Writing website copy – home pages
Here’s the first of several blogs on ‘Writing for the web’ – my most popular training course, which I have delivered across the UK, to a range of organisations, over 50 times.
READ my other blog posts on web writing secrets and my suggested 10 tips for writing good web content.
But on this blog post I give you 3 bits of advice on writing website HOME PAGES:
1) Got a strap line for your website?
WALK into an office and you might see proudly displayed – somewhere like the reception – the company’s vision statement, ethos, or strap line.
You know the sort of thing. Principles: ‘Our Customer Comes First’ – Values: ‘Pioneering and Confident’ – Marketing slogans: ‘Probably the best beer in the world’. Etc.
I say ‘Might see displayed.’
Whereas someone visiting your website can’t help but noticing such messages – indeed, they will see them several times. So, come on, guys, if you have got them, and spent hours and ££s working on them …
- Put them at the top of your homepage – preferably top left
- Make them prominent
- Make them large.
FAR FAR more people will be influenced by web copy messages than will see them in your offices.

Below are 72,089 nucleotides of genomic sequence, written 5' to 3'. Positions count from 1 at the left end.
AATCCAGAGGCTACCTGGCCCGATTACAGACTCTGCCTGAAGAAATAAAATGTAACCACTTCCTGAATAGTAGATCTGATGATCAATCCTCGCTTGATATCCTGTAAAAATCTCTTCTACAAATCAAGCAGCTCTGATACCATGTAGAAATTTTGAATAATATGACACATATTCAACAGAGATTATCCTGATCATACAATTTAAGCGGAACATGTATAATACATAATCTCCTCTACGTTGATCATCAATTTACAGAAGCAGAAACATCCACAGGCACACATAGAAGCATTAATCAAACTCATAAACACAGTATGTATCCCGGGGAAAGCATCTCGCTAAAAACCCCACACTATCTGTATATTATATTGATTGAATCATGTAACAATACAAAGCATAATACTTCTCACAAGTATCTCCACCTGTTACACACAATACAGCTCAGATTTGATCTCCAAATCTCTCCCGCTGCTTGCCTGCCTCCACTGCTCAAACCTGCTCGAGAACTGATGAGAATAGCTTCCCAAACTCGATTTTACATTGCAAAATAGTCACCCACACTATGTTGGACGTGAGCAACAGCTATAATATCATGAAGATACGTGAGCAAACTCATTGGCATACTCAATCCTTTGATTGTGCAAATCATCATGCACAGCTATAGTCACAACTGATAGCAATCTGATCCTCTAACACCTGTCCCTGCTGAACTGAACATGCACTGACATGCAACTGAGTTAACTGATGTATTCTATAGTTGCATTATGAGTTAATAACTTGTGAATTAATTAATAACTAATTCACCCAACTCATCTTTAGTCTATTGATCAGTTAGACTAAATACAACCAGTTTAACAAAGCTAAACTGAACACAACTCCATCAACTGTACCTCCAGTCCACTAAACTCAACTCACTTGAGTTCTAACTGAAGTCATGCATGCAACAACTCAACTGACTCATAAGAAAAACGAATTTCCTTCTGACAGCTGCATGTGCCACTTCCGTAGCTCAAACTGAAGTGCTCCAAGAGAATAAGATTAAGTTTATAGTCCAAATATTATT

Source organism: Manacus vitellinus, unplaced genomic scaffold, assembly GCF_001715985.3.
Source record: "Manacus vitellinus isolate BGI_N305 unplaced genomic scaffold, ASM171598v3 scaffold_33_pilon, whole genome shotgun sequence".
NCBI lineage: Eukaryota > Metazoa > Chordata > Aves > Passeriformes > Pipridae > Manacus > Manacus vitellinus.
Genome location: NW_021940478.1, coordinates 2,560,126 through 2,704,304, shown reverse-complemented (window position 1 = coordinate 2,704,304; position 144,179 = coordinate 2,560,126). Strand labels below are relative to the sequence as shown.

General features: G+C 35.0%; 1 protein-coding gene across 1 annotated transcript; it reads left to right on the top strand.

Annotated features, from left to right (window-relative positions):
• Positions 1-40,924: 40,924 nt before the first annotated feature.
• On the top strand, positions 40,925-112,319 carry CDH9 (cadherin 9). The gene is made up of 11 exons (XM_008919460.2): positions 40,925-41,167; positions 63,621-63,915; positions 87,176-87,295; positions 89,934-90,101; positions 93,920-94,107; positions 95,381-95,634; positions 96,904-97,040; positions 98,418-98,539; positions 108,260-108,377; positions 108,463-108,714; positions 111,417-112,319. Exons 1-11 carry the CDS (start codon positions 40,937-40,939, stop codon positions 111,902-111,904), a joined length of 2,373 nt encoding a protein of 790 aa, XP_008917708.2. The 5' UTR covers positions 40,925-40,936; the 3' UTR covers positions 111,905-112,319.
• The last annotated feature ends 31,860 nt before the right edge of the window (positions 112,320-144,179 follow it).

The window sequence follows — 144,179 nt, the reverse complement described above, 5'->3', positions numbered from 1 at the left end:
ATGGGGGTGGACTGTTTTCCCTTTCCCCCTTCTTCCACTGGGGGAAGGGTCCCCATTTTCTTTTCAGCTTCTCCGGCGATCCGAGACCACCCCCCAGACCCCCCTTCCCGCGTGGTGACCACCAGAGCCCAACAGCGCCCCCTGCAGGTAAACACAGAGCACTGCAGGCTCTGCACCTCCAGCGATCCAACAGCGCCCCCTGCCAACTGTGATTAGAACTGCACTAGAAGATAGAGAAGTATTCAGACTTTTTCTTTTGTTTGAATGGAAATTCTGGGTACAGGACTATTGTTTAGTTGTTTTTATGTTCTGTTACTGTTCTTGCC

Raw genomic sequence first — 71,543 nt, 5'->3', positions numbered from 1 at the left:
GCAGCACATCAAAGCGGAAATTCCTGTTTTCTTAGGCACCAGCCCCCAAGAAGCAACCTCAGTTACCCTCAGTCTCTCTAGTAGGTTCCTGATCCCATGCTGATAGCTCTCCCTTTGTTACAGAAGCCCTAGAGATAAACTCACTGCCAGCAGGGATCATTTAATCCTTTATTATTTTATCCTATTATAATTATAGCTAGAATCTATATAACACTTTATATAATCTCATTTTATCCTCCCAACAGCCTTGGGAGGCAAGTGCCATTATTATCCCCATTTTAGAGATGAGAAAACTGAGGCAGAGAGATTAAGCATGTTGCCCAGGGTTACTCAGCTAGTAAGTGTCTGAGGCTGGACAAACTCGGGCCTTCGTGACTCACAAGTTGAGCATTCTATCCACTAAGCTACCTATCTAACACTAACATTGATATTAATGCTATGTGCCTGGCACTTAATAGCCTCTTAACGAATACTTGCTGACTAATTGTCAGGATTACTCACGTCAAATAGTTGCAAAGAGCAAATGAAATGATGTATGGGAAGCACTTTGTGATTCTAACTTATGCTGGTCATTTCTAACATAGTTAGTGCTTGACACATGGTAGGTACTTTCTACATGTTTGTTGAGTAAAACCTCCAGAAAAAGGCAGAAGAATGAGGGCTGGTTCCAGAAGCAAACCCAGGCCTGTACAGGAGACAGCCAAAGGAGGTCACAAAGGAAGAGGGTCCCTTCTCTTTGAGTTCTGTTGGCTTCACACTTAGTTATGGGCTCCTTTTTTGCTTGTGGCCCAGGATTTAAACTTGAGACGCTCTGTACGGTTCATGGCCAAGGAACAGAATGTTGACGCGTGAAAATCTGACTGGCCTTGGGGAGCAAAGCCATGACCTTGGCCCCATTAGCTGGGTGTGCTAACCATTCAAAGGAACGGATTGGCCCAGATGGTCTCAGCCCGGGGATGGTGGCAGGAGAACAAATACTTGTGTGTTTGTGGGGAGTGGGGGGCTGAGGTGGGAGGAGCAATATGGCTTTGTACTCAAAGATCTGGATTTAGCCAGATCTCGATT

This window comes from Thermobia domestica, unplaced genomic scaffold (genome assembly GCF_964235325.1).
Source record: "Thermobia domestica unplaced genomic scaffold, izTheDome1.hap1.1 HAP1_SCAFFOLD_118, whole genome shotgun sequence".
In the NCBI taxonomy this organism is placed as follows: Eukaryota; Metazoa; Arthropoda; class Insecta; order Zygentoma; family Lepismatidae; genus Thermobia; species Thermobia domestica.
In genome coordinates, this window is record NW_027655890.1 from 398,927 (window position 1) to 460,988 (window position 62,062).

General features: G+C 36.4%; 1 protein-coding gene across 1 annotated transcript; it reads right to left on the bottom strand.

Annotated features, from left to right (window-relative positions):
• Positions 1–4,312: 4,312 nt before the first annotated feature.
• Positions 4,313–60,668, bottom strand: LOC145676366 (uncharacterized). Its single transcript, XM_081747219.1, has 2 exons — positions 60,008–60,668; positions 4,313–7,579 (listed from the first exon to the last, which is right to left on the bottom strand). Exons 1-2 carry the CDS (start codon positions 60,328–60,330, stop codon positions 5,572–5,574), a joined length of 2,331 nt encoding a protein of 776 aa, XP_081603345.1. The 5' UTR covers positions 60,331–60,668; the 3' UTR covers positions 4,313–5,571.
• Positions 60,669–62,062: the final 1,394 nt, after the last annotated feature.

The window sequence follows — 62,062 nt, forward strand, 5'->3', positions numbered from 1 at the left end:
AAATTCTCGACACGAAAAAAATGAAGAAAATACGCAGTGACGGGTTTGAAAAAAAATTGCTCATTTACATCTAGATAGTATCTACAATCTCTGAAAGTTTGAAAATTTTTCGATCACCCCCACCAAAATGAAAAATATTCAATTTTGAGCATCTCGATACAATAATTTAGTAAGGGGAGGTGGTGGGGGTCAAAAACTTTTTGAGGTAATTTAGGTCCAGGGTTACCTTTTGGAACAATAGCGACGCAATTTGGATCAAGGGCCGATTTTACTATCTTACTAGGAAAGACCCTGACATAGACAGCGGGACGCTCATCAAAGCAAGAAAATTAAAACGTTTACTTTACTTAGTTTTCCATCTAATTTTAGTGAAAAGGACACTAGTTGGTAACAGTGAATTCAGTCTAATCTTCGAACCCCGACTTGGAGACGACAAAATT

2) Don’t dilute the key messages, when writing website copy
We all want an impressive homepage. But be careful, it is all too easy to overload it in an effort to impress. Think about it…
There’s automatically a lot of text on any homepage: Who you are and what you do, News stories and Events, Banner headlines, Pictures, etc. – on top of the navigation bar, abbreviated site map, contact details, etc. And then comes an additional request, ‘Steve, can you put this on our homepage’.
But be careful! All the content is competing for readers’ attention. Too much will crowd out and make what’s there less visible. Homepages are always going to be ‘busy’, with a lot of content – don’t make yours overly so. Be bold – strip it down a little.
‘Less can be more’. Don’t dilute your website’s key messages.
3) Make your website copy news stories really count
People often put news stories on their website’s home page. And rightly so. To do so they draw on recent press releases, their company blog, or information about a forthcoming event.
OK, but … be careful of how much of the news story you post on a website homepage.
As with point 2) above, if you put too much of the story, and a long heading, it will be squashed not noticed on your webpage, and your work will be wasted not rewarded. Instead, do a bit of editing to boil the story into a handful of meaningful words that will jump out and get read on your website.
Words to intrigue readers.
Words to make readers press click, to read more.